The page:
TP53 status predicts long-term survival in locally advanced breast cancer after primary chemotherapy
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Background: Before the advent of neoadjuvant chemotherapy, radiotherapy and surgery alone were associated with a high risk of uncontrolled locoregional relapses in locally advanced breast cancer (LABC).
Material and methods: In the 1990s we initiated two neoadjuvant protocols, where patients with LABC were given either doxorubicin qW or 5-fluorouracil/mitomycin (FUMI) q3W to shrink the tumours prior to mastectomy and postoperative radiotherapy. Previously, we reported TP53 mutation status to predict a poor response to chemotherapy. Here, we present the long-term survival data, with a follow-up of 20 years in the doxorubicin (n = 90) and 15 years in the FUMI trial (n = 34).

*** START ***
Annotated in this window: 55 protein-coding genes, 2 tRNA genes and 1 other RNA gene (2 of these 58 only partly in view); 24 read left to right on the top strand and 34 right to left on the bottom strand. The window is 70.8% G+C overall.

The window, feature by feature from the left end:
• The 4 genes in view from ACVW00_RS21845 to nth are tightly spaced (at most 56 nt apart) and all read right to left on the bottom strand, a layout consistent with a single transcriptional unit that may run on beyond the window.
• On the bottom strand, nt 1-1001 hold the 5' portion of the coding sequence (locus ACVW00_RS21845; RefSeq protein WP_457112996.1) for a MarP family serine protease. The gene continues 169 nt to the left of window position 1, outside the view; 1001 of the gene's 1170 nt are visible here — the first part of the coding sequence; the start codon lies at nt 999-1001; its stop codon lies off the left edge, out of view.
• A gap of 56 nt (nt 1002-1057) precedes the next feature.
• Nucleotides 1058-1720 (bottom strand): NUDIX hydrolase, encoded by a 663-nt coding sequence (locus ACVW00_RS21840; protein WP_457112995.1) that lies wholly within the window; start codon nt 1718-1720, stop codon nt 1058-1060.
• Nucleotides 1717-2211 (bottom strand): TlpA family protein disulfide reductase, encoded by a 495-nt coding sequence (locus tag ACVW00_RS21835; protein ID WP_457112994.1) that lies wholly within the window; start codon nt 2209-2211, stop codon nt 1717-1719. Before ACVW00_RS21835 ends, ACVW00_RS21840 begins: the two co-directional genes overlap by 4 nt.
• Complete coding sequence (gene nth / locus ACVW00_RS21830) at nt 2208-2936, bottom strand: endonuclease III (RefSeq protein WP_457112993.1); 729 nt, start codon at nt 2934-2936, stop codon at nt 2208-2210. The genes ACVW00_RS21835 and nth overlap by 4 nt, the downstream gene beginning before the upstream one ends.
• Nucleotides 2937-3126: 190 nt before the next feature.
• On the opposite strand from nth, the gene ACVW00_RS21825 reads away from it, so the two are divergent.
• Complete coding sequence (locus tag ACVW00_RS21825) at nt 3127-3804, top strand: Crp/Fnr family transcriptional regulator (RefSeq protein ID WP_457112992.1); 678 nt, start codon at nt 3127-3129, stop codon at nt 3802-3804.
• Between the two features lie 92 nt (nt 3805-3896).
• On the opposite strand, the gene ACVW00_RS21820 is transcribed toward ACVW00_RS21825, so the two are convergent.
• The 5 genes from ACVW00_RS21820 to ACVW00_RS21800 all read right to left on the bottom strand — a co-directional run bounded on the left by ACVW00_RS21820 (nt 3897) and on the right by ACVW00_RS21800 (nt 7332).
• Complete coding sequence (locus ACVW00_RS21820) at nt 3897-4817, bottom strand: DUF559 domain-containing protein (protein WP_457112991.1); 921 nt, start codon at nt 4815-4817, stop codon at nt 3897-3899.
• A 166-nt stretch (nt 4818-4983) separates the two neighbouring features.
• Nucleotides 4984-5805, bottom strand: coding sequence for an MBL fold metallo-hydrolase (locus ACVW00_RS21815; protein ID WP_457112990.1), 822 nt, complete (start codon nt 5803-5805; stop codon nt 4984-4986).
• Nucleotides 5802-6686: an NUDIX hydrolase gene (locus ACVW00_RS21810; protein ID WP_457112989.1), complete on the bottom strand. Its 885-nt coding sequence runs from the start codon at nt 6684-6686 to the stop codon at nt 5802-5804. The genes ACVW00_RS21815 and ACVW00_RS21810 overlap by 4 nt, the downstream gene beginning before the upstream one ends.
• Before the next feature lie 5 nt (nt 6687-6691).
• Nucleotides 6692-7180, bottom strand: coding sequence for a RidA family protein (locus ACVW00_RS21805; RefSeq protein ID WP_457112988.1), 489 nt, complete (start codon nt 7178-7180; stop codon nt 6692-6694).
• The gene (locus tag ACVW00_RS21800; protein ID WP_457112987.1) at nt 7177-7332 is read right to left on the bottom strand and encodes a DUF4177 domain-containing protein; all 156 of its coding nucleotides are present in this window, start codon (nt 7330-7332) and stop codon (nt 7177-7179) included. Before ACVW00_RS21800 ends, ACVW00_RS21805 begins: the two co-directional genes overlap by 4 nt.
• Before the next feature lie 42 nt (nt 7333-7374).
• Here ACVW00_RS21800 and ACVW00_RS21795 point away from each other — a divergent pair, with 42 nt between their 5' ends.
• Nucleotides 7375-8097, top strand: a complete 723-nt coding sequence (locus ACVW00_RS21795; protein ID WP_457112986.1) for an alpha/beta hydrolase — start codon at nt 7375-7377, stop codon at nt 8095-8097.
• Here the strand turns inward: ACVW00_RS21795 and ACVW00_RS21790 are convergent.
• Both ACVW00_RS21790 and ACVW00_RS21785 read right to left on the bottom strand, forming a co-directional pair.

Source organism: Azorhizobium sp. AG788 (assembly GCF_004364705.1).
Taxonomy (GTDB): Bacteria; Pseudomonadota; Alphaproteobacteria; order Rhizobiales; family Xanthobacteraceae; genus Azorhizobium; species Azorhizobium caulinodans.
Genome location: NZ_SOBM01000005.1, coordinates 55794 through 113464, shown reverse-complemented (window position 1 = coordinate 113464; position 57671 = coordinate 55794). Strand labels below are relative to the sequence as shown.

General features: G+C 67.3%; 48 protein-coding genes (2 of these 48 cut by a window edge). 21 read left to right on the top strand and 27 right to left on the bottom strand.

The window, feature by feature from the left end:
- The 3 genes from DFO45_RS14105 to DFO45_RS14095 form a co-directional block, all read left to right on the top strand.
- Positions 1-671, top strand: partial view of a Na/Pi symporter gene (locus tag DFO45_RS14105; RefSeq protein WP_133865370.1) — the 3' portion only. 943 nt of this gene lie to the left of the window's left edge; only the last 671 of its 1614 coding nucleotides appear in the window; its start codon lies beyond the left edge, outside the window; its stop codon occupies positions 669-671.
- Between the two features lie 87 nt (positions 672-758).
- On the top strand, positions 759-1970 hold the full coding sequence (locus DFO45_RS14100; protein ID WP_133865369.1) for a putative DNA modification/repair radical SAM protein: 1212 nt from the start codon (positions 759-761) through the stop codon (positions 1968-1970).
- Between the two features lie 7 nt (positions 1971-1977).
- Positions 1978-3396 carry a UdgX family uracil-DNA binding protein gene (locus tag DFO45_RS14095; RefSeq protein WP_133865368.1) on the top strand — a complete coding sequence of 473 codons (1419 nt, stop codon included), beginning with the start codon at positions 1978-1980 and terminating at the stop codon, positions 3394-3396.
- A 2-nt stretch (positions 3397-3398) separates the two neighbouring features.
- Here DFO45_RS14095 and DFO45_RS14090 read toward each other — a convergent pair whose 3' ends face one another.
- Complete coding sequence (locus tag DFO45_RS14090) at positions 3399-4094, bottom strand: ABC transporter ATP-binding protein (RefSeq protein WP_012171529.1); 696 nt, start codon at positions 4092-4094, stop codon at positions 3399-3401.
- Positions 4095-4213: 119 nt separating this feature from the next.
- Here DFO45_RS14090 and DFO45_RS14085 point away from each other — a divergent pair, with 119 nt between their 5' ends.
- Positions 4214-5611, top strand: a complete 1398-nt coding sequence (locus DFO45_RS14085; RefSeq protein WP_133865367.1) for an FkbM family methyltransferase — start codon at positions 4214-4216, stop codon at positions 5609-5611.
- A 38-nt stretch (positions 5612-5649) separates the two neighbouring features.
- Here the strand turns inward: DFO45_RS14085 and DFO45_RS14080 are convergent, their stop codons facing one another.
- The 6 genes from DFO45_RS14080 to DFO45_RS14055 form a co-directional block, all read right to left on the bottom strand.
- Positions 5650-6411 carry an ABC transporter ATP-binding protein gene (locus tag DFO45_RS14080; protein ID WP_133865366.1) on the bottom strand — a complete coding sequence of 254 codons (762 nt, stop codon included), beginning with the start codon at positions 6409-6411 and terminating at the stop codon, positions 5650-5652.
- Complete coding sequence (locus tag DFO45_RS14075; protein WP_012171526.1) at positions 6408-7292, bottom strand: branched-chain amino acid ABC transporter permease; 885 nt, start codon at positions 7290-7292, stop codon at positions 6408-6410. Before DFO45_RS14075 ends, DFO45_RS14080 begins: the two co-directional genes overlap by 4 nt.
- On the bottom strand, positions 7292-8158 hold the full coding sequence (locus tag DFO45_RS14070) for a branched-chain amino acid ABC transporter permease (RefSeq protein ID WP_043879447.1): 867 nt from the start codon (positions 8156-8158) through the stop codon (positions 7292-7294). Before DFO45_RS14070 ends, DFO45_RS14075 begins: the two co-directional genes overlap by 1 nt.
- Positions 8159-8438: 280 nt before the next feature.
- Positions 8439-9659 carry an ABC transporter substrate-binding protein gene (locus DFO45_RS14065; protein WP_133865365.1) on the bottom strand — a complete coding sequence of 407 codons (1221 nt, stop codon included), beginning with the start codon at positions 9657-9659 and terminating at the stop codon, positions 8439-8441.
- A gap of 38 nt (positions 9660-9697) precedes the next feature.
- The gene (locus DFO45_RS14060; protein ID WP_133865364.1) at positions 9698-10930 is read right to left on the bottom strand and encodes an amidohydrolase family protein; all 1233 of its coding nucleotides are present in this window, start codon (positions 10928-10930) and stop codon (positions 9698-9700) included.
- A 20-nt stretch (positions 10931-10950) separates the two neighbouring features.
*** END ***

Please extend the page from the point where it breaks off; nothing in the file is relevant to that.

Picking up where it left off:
Results: Patients in the doxorubicin trial with TP53-mutated tumours experienced a shorter recurrence-free (RFS; 14 vs. 83 months, p < 0.001) and overall survival (OS; 35 vs. 90 months, p < 0.001) than patients with TP53 wt tumours. Similarily, TP53 mutations were associated with a shorter OS (22 vs. 80 months, p = 0.03) and a tendency to shorter RFS (17 vs. 33 months, p = 0.06) in patients treated with FUMI. Furthermore, axillary lymph node metastases predicted shorter OS, but only in patients treated with doxorubicin (49 vs. 142 months, p < 0.04). Applying multivariate analysis, TP53 mutations predicted inferior RFS (p < 0.001) as well as OS (p < 0.001), independently of axillary lymph node status. Isolated local recurrences, without simultaneous distant metastases, occurred in seven patients only in the two trials. Interestingly, chest wall radiation fibrosis predicted improved OS (p = 0.004).
Conclusion: TP53 inactivating mutations are associated with an inferior long-term prognosis in patients with LABC treated with conventional chemotherapy.